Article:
Surprising origin of the word grotesque

Sitting in the waiting room at my doctor's surgery, I read an article in an old edition of National Geographic and was surprised to learn the origin of the word grotesque.

The article was a revisiting of the life and achievements of the emperor Nero, a bad guy by anyone's measure, but apparently a man with an artistic vision that resulted in an amazing palace, one largely open for the common people to stroll around the grounds.

He built a huge palace that took up a large portion of the Roman city (land available because of the infamous fire that he may or may not have instigated.)

Subsequent emperors appear to have hated Nero so much that they literally buried Nero's palace. One report said some areas were filled with sand, which is why the interior was preserved so well, at least until the fifteenth century.

For fifteenth century artists, it was a popular pilgrimage to be lowered into the cave-like interior of the buried palace to look at the frescoes on the ceilings. Apparently the fill of rubble meant that these early visitors were standing up near the ceiling, and could touch the painted surfaces.

They were so taken with the paintings that they reproduced many of the motifs of these grotesque (i e from a cave or grotto) artworks in their own work. I guess if we did our homework we could figure out where to see them, probably some in the Vatican, I suppose.

The Online Etymology Dictionary writes that this suggested origin of the word grotesque is generally accepted.

Here are a few links that I've just enjoyed looking at.

Thursday, 28 February 2019

opposite of widdershins

A friend and I  were sharing a nice pot of tea in a new teashop in Ivanhoe today and she made sure to turn the teapot a few times before pouring the first cup. We both agreed it's traditional to turn the pot widdershins.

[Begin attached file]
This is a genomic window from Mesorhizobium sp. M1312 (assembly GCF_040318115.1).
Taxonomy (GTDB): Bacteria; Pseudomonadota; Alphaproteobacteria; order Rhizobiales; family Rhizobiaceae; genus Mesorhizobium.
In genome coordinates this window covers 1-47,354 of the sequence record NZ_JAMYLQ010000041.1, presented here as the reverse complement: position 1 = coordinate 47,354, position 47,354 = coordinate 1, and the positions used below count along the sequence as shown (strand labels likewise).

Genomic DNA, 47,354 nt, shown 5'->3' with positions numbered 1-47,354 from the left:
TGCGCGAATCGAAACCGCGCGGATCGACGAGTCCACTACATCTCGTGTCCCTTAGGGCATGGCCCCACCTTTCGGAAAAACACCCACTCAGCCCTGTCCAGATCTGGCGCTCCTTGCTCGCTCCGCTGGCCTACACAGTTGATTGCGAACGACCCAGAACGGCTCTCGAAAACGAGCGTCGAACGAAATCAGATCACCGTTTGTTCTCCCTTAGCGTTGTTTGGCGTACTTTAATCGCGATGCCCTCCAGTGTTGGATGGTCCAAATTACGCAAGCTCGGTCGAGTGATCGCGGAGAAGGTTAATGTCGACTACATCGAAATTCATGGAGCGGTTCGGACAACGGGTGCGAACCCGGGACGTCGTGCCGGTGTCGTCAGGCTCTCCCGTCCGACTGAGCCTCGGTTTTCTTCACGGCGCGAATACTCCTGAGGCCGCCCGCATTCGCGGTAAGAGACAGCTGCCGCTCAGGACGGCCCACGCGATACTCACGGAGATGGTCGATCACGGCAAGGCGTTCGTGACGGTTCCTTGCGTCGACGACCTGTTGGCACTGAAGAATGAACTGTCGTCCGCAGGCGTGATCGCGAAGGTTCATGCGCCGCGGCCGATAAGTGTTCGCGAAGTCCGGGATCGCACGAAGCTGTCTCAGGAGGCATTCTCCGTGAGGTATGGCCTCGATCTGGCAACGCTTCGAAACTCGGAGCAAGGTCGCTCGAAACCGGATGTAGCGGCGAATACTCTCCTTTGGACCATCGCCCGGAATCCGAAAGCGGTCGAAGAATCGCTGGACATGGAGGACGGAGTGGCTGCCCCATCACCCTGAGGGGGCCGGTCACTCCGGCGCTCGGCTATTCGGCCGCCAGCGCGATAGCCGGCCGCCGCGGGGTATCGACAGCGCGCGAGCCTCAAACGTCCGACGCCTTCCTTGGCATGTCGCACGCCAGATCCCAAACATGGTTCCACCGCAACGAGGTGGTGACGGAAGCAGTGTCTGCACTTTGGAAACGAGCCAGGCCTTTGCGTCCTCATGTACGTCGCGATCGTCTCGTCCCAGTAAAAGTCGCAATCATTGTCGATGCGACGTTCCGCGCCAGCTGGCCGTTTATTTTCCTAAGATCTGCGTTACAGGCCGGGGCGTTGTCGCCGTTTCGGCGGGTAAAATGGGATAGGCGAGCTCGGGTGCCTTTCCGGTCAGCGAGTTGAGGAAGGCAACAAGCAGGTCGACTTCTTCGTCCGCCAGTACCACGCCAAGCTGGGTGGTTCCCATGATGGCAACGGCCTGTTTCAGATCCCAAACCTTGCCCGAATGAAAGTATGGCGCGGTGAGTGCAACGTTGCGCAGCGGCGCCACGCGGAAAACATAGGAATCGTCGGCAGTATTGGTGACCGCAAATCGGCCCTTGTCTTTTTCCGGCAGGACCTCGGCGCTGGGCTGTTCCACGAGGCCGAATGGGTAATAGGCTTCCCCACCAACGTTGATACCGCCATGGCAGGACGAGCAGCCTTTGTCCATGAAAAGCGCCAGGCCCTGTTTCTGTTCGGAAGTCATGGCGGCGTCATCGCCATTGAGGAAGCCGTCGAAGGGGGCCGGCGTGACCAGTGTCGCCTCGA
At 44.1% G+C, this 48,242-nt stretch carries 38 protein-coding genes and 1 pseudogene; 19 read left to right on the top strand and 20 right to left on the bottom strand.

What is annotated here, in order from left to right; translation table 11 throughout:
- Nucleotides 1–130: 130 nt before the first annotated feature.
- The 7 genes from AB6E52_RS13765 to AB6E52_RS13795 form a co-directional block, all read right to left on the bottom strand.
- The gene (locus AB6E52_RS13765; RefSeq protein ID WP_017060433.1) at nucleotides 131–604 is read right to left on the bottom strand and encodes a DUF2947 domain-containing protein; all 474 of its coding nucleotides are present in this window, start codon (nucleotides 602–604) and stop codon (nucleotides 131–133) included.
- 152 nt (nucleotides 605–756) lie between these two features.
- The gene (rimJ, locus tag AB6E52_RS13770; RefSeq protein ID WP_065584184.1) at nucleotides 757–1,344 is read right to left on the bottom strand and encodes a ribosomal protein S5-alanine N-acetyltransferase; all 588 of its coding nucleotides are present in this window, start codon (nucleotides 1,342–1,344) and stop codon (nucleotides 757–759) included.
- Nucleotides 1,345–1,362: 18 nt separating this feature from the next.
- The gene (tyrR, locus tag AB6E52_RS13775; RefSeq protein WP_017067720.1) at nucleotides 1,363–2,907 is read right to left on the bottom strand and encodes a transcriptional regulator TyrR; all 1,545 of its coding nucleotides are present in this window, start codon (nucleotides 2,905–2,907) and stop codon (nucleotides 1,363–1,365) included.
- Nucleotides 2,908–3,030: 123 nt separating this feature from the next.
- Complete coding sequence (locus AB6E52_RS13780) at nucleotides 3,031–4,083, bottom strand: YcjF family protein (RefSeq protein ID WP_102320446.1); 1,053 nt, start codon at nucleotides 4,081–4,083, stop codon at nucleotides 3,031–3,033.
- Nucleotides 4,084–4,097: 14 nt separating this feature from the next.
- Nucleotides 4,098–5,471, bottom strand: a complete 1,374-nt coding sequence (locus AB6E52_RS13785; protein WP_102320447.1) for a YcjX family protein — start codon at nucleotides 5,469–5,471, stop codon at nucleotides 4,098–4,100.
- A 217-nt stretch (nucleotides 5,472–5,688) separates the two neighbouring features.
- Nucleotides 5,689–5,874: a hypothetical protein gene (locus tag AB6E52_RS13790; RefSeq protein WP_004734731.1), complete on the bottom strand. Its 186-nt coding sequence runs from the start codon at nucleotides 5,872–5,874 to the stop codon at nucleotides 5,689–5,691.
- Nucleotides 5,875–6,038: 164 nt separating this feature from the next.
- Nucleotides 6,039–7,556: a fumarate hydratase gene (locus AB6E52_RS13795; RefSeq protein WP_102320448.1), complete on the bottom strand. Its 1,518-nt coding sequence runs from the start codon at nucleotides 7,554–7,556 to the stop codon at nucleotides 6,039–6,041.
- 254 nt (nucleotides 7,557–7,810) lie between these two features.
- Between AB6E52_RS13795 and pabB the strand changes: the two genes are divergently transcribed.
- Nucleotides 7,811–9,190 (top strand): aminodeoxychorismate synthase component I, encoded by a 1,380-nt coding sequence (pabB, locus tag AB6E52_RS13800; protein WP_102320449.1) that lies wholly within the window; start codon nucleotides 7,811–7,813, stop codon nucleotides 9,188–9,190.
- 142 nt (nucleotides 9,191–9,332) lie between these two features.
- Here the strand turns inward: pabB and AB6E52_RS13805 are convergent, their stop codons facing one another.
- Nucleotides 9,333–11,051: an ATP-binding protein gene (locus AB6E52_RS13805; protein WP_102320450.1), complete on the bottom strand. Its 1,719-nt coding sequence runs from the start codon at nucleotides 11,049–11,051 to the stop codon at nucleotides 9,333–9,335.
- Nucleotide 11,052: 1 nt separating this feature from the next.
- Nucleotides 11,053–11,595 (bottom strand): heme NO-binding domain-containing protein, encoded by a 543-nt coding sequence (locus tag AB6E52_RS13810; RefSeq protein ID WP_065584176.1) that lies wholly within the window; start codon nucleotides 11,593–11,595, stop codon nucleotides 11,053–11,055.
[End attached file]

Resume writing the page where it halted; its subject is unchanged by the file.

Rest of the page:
In preparing this post, I had a quick look around the internet and came across a hilarious conversation on reddit about pot-turning. Here's one of the comments (obviously tongue-in-cheek):

It's well-known that the tea plant absorbs minerals into the leaf as it gets more mature, thus the higher amount of fluoride in mature leaf as opposed to young buds. High quality tea is often made from the leaf of very old plants, which have absorbed many of the minerals from the soil.
Some of those are ancient ferrous minerals. This means that the dried tea leaf is slightly magnetic. When the water is initially added, the leaf is jumbled every which way. However with the turning of the pot, it allows the ferrous minerals in the leaf to align with the magnetic pole, much like a simple compass made of a magnetized needle on top of a floating cork.
Once the tea leaf is aligned magnetically, the tea itself becomes much more harmonious with nature. You don't want to be drinking tea where it's magnetically pointing every which way as it goes into your stomach! If the earth's magnetic poles were to suddenly flip (which it is due to do any century now) it could result in the tea in your stomach also flipping, causing mild indigestion.
And that is why you rotate the pots.
I'll admit that, although we had our traditional-old-fashioned-tea-drinker hats on, I did pull out my mobile phone so we could check the opposite of widdershins.
My friend thought it was something like diesel.

She was correct in general about the word, but there were different spellings —deosil, deasil, deiseil, to name a few.

Here's a discussion about these two words. If you're like me, it will leave your mind whirling, but when the tealeaves-of-information settle to the bottom of the pot, you'll perhaps know why my mother told me to always turn the pot widdershins before pouring.

I'll admit I'm none the wiser.

But it was a lovely cuppa in a nice shop, with ribbon sandwiches, good company and a delicious glass of trifle to finish.